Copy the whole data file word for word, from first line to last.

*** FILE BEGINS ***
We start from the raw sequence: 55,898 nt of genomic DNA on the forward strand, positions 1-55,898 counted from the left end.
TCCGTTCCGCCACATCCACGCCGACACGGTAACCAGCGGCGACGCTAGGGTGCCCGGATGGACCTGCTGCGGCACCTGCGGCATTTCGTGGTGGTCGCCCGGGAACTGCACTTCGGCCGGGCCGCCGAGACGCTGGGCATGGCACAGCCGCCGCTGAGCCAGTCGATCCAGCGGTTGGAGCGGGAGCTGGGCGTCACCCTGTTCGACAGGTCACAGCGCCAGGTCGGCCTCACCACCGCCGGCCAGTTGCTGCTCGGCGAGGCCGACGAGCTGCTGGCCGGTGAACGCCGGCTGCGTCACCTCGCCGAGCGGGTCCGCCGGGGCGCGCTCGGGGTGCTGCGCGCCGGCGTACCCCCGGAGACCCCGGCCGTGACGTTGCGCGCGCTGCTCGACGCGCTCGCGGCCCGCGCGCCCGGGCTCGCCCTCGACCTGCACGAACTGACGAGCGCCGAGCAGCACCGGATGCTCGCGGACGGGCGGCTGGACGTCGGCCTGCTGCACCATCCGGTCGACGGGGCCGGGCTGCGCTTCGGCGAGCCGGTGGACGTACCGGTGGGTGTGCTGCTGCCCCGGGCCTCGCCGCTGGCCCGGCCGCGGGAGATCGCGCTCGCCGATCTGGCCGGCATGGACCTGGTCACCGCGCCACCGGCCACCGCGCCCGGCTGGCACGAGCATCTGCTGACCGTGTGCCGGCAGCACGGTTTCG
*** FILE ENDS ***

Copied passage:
We start from the raw sequence: 55,898 nt of genomic DNA on the forward strand, positions 1-55,898 counted from the left end.
TCCGTTCCGCCACATCCACGCCGACACGGTAACCAGCGGCGACGCTAGGGTGCCCGGATGGACCTGCTGCGGCACCTGCGGCATTTCGTGGTGGTCGCCCGGGAACTGCACTTCGGCCGGGCCGCCGAGACGCTGGGCATGGCACAGCCGCCGCTGAGCCAGTCGATCCAGCGGTTGGAGCGGGAGCTGGGCGTCACCCTGTTCGACAGGTCACAGCGCCAGGTCGGCCTCACCACCGCCGGCCAGTTGCTGCTCGGCGAGGCCGACGAGCTGCTGGCCGGTGAACGCCGGCTGCGTCACCTCGCCGAGCGGGTCCGCCGGGGCGCGCTCGGGGTGCTGCGCGCCGGCGTACCCCCGGAGACCCCGGCCGTGACGTTGCGCGCGCTGCTCGACGCGCTCGCGGCCCGCGCGCCCGGGCTCGCCCTCGACCTGCACGAACTGACGAGCGCCGAGCAGCACCGGATGCTCGCGGACGGGCGGCTGGACGTCGGCCTGCTGCACCATCCGGTCGACGGGGCCGGGCTGCGCTTCGGCGAGCCGGTGGACGTACCGGTGGGTGTGCTGCTGCCCCGGGCCTCGCCGCTGGCCCGGCCGCGGGAGATCGCGCTCGCCGATCTGGCCGGCATGGACCTGGTCACCGCGCCACCGGCCACCGCGCCCGGCTGGCACGAGCATCTGCTGACCGTGTGCCGGCAGCACGGTTTCG